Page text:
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It's Not Really Personal

June 16, 1996|Robert Hilburn | Robert Hilburn is The Times' pop music critic

'The Road to Ensenada" is an engaging album that chronicles the rise and fall of a relationship--a work so rich in imagery and mood that it's bound to lead to admiring questions about what inspired it.

Because it is Lyle Lovett's first album since the breakup earlier this year of his marriage to actress Julia Roberts, however, such questioning could be a bit delicate.

But Lovett, 38, handles the topic gracefully during an interview on the eve of Tuesday's release of the new album.

The collection kicks off a high-profile period for the Texan, one of the most acclaimed songwriters in contemporary pop and country music. He can be seen in concert at 9 tonight on the Disney Channel's "Going Home" series, and he begins a summer tour next month that includes a stop at the Greek Theatre on Aug. 11.

Question: Does it worry you that people may look at the album in narrow, almost voyeuristic terms because of the marriage? Can't that sort of thing overshadow the emotional heart of a song?

Answer: Well, I think it is human [to speculate] so it is something you expect. Even on the last album ["I Love Everybody"] when I made a big deal out of saying the songs were all written way before the marriage, people did the same thing. The truth is, this record is not a record about my relationship with Julia Roberts. None of the songs address anything specific in that relationship, though some of the songs are based on feelings that came from it.

What you hope to do as a songwriter is to make people feel something . . . genuine emotions. That's really the only way I know how to work. If you go back over my albums, you will find I have always written about relationships. This isn't a new direction.

Q: Of all the ballads, "Christmas Morning" is the most touching to me . . . the way it looks at romantic innocence and disillusionment. If I were guessing, I'd certainly think that song is about your relationship.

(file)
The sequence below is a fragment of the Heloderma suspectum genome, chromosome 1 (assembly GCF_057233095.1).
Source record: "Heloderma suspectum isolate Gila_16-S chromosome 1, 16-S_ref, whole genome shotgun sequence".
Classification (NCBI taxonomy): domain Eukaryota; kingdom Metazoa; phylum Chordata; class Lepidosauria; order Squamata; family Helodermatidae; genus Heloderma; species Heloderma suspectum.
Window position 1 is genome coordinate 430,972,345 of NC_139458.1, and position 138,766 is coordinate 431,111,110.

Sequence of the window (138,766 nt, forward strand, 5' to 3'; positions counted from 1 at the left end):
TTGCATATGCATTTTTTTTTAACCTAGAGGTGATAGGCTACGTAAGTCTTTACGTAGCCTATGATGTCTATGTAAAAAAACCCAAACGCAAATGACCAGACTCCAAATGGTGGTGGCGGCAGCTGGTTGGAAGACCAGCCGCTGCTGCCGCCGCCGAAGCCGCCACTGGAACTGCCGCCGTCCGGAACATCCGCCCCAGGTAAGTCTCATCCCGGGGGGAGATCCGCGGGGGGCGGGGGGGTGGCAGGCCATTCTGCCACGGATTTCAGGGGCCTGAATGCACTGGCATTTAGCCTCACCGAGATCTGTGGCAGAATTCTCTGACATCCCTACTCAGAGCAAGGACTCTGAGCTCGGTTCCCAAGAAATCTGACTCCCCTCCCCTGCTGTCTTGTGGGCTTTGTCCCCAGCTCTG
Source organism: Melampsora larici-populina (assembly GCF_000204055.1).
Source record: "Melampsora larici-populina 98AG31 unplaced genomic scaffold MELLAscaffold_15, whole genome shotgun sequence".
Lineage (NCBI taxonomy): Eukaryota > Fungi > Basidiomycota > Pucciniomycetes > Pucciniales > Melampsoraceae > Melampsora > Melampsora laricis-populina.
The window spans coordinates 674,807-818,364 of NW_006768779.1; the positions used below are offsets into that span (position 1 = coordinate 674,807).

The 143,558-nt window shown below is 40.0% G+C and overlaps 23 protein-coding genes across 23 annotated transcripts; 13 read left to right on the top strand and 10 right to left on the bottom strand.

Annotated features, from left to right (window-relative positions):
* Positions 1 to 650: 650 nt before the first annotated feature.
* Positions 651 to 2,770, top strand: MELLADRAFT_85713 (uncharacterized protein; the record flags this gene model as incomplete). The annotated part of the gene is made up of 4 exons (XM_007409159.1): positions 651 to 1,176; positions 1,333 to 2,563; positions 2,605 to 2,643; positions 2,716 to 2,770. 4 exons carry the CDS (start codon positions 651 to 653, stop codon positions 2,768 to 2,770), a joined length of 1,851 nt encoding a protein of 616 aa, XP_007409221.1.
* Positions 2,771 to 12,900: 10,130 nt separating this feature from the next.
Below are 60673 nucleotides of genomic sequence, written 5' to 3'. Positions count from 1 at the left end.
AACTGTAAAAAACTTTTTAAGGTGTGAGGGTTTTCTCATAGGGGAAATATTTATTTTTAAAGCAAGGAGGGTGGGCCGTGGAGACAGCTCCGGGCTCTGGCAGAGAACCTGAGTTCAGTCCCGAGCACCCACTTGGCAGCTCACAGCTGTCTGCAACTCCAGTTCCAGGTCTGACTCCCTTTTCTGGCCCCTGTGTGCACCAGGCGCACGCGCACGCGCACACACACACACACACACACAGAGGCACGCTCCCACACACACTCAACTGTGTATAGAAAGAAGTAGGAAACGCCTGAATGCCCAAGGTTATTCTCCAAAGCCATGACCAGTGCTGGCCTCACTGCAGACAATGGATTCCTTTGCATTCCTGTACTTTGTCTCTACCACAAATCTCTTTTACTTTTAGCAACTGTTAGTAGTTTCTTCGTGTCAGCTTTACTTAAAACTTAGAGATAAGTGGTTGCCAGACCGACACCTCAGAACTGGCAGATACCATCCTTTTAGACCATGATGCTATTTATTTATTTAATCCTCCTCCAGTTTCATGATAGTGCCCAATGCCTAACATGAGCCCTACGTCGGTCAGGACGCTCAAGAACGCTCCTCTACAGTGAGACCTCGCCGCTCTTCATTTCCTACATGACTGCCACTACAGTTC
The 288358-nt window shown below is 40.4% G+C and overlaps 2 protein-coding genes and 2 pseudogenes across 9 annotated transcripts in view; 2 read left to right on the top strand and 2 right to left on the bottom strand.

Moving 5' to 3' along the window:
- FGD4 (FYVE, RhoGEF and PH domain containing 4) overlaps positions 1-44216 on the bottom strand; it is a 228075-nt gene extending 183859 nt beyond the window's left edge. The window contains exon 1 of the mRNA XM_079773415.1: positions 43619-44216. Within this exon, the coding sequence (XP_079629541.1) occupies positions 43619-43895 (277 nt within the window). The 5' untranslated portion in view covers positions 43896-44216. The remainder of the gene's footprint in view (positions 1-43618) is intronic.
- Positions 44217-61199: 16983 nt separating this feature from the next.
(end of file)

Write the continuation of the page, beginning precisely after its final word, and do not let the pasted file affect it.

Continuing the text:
A: I can see where someone would think that, but that song was actually written before. It's a song about loneliness that takes advantage of Christmas as a vehicle to express it. That's a time when you can really feel sorry for yourself in the face of everyone being excited about the season.

Q: There is a lot of emotional range in the album, yet the songs seem somehow linked. How do you see the songs tied together?

A: To me, the album is really a kind of a progression. It starts from the beginnings of a relationship. "Don't Touch My Hat" has this confident, almost arrogant point of view . . . a guy who is feeling good, with no troubles. Then, you meet someone and there are a couple of lighthearted, playful songs that lead to "Who Loves You Better," which starts to be a questioning song. "Private Conversation" extends that. Then, things get a little darker until there is a resolution.

Q: But how does "Long Tall Texan" fit in? That's a pretty goofy song.

A: That's the first song I ever sang in public. I was in the second grade and it was at the end of the school year . . . a presentation for the parents. In the album, it's meant to show how you try to bounce back from a disappointment . . . and tell yourself that you are OK . . . confident, strong, where you say to yourself, "I'm back."

But then you find yourself alone and so you do have moments of reflection and that's what leads to the loneliness of "Christmas Morning." That's definitely the low point of the story, but then that feeling passes and the title song is the next step. It's about picking yourself up and going on with your life, which is what we all have to do in real life.

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